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Varina Davis, Jefferson Davis: Ex-President of the Confederate States of America, A Memoir by his Wife, Volume 2 1,039 11 Browse Search
Southern Historical Society Papers, Volume 29. (ed. Reverend J. William Jones) 833 7 Browse Search
Varina Davis, Jefferson Davis: Ex-President of the Confederate States of America, A Memoir by his Wife, Volume 1 656 14 Browse Search
The Annals of the Civil War Written by Leading Participants North and South (ed. Alexander Kelly McClure) 580 0 Browse Search
Alfred Roman, The military operations of General Beauregard in the war between the states, 1861 to 1865 459 3 Browse Search
Hon. J. L. M. Curry , LL.D., William Robertson Garrett , A. M. , Ph.D., Confederate Military History, a library of Confederate States Military History: Volume 1.1, Legal Justification of the South in secession, The South as a factor in the territorial expansion of the United States (ed. Clement Anselm Evans) 435 13 Browse Search
Benson J. Lossing, Pictorial Field Book of the Civil War. Volume 3. 355 1 Browse Search
Edward Alfred Pollard, The lost cause; a new Southern history of the War of the Confederates ... Drawn from official sources and approved by the most distinguished Confederate leaders. 352 2 Browse Search
Harper's Encyclopedia of United States History (ed. Benson Lossing) 333 7 Browse Search
Benson J. Lossing, Pictorial Field Book of the Civil War. Volume 1. 330 2 Browse Search
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Browsing named entities in The Daily Dispatch: March 13, 1862., [Electronic resource]. You can also browse the collection for Jefferson Davis or search for Jefferson Davis in all documents.

Your search returned 5 results in 3 document sections:

mittee on Military Affairs. Mr. Barksdale, of Miss., submitted a design for the Confederate flag, which was referred to the Committee on Flag and Seal. Mr. Davis, of Miss., offered a resolution tendering the thanks of Congress to the regimental and company officers and men who so gallantly defended Fort Donelson. The resolution was supported by Mr. Davis, and opposed by Messrs. Bonham and Footh, on the ground that it indirectly censured two of the general officers--Buckner and Bushrod Johnson. On motion of Mr. Smith, of Va., the resolution was referred to the special committee for the investigation of the surrender of Fort Donelson. Mr. Mr. Davis, of Miss., offered a resolution instructing the military committee to inquire into the expediency of appropriating $500,000 for the support of the families of prisoners taken at Fort Donelson, and for the comfort of the prisoners themselves. Mr. Conrad, of La., moved to amend the resolution by inserting, instead of "pris
At Baltimore, on the 10th, Gen. Dix announced that for the present no more passes will be granted to parties for the South. A dispatch from Fortress Monroe, on the 9th, says that Worden of the Monitor was wounded by fragments of shell, and his eyes filled with powder driven through the lookout holes. He was stunned and carried below. The naval authorities at Washington are quite confident that the Merrimac was disabled, and that the Monitor, had found her match. They say that the ruse practiced by a Norfolk paper, in stating that the Merrimac when a failure deceived them. It was feared from the sample already had of the Merrimac, that she would sweep the seas and raise the blockade generally. From Baltimore papers of the 10th we learn that Capt. Davis, late flag officer of the South American squadron, brings intelligence of the capture of Fernendina, Fla., and Bruns wick, Georgia. The Federal defeat in Hampton Roads affected the Northern stock market unfavorably.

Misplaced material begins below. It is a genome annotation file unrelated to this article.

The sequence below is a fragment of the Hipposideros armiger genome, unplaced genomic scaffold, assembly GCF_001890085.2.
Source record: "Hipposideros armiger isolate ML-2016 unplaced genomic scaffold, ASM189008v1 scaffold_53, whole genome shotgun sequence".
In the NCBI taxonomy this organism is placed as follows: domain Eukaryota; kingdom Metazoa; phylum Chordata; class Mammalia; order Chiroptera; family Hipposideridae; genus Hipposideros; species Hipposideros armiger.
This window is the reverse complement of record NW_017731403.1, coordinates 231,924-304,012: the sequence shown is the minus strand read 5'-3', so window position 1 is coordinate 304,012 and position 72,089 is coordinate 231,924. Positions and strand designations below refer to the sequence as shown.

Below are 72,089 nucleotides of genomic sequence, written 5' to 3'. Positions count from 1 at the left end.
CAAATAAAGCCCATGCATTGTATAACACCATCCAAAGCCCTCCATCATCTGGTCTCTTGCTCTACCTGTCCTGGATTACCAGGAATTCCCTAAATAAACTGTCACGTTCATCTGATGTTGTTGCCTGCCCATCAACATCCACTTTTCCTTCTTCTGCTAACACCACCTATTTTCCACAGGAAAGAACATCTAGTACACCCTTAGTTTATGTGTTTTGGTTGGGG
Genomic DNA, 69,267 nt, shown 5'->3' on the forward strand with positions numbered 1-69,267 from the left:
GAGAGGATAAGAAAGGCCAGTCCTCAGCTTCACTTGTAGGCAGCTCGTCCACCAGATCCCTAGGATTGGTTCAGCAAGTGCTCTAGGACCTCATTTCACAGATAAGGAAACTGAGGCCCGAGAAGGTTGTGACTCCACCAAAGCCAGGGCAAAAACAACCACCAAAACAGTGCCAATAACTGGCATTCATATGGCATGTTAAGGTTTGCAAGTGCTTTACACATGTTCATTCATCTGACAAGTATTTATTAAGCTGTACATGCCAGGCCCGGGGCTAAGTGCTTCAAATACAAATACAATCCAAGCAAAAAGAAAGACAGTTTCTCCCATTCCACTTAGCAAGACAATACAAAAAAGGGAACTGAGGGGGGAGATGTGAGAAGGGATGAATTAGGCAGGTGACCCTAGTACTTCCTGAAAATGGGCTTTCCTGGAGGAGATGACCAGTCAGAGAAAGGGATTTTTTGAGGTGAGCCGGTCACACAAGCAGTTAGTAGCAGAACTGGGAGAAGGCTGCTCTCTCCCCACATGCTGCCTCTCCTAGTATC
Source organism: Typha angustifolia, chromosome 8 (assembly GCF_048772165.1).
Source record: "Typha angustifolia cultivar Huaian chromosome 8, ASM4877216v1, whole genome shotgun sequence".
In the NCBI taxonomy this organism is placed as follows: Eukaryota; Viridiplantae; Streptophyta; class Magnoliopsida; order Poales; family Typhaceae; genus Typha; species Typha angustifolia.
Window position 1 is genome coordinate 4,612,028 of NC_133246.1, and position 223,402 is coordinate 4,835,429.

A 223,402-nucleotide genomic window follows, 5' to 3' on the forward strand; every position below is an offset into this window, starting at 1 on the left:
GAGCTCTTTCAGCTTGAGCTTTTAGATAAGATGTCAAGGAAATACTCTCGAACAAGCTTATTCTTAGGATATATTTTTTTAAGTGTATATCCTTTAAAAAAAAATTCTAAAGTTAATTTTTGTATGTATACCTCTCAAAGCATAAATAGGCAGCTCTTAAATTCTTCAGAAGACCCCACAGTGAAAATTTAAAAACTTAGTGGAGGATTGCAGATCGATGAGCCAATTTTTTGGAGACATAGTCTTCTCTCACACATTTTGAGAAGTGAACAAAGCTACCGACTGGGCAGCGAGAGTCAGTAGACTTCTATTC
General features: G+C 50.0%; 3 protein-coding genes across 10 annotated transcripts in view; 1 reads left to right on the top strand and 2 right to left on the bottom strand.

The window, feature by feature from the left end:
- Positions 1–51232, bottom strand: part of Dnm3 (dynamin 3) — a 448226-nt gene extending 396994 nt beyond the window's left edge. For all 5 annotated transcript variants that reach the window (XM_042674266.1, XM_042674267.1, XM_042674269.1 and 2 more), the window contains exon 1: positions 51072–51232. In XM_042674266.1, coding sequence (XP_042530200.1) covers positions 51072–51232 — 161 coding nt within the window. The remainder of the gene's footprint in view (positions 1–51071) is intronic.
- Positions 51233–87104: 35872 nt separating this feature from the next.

take the command in person of the Federal army. The Tribune professes to consider the South as still a part of the country, and therefore it includes us, no doubt, in the delight which is felt that Lincoln is about to lead his legions to the field. At any rate, we doubt whether all Yankeedom would hall with such rapture the appearance of Abraham in the battle as his revolted subjects of the South. We have been inviting him to do it all along; we have pointed out to him the example of President Davis, who took the field on the famous 21st of July; we have urged him, as the accursed instrument of all the blood that has been shed in this war, to expose is own precious person to a battle field. The hero of the long cloak and the Scotch cap, who skulked into Washington in a baggage-car at midnight, and who surrounded himself with a body- guard to prevent the imaginary danger of assassination, has actually plucked up courage enough to put on regimentals, and to take command of the "Gran